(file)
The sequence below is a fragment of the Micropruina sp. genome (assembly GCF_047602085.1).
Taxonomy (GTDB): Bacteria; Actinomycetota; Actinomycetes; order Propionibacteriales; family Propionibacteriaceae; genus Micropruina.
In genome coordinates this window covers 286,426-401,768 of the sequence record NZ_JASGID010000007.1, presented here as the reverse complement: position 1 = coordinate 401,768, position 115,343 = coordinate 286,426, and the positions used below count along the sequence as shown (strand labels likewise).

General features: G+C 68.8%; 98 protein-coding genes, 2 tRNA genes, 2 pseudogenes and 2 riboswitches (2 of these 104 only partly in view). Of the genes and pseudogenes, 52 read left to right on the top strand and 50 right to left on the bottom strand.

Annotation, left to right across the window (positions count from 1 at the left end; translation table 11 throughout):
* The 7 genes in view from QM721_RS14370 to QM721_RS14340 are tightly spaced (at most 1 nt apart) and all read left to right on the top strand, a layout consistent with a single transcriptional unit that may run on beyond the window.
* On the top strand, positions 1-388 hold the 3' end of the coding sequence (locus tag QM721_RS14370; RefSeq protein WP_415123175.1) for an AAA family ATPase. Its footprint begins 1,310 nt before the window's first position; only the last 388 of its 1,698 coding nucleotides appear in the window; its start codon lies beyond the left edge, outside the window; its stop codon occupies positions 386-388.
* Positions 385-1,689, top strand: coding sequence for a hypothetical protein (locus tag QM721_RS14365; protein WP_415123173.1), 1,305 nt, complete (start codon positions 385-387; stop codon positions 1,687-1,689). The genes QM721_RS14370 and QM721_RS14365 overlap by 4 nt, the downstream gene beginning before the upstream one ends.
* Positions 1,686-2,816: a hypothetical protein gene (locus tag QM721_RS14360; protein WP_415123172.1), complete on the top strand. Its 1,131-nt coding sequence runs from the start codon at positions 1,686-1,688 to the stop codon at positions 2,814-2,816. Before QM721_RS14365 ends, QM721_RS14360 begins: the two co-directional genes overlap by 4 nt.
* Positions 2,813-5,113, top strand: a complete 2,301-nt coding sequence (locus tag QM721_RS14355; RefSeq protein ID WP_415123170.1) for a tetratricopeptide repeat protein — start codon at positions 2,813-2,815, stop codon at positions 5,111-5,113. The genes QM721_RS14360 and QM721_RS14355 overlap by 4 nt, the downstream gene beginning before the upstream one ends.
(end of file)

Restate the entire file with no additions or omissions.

The sequence below is a fragment of the Micropruina sp. genome (assembly GCF_047602085.1).
Taxonomy (GTDB): Bacteria; Actinomycetota; Actinomycetes; order Propionibacteriales; family Propionibacteriaceae; genus Micropruina.
In genome coordinates this window covers 286,426-401,768 of the sequence record NZ_JASGID010000007.1, presented here as the reverse complement: position 1 = coordinate 401,768, position 115,343 = coordinate 286,426, and the positions used below count along the sequence as shown (strand labels likewise).

General features: G+C 68.8%; 98 protein-coding genes, 2 tRNA genes, 2 pseudogenes and 2 riboswitches (2 of these 104 only partly in view). Of the genes and pseudogenes, 52 read left to right on the top strand and 50 right to left on the bottom strand.

Annotation, left to right across the window (positions count from 1 at the left end; translation table 11 throughout):
* The 7 genes in view from QM721_RS14370 to QM721_RS14340 are tightly spaced (at most 1 nt apart) and all read left to right on the top strand, a layout consistent with a single transcriptional unit that may run on beyond the window.
* On the top strand, positions 1-388 hold the 3' end of the coding sequence (locus tag QM721_RS14370; RefSeq protein WP_415123175.1) for an AAA family ATPase. Its footprint begins 1,310 nt before the window's first position; only the last 388 of its 1,698 coding nucleotides appear in the window; its start codon lies beyond the left edge, outside the window; its stop codon occupies positions 386-388.
* Positions 385-1,689, top strand: coding sequence for a hypothetical protein (locus tag QM721_RS14365; protein WP_415123173.1), 1,305 nt, complete (start codon positions 385-387; stop codon positions 1,687-1,689). The genes QM721_RS14370 and QM721_RS14365 overlap by 4 nt, the downstream gene beginning before the upstream one ends.
* Positions 1,686-2,816: a hypothetical protein gene (locus tag QM721_RS14360; protein WP_415123172.1), complete on the top strand. Its 1,131-nt coding sequence runs from the start codon at positions 1,686-1,688 to the stop codon at positions 2,814-2,816. Before QM721_RS14365 ends, QM721_RS14360 begins: the two co-directional genes overlap by 4 nt.
* Positions 2,813-5,113, top strand: a complete 2,301-nt coding sequence (locus tag QM721_RS14355; RefSeq protein ID WP_415123170.1) for a tetratricopeptide repeat protein — start codon at positions 2,813-2,815, stop codon at positions 5,111-5,113. The genes QM721_RS14360 and QM721_RS14355 overlap by 4 nt, the downstream gene beginning before the upstream one ends.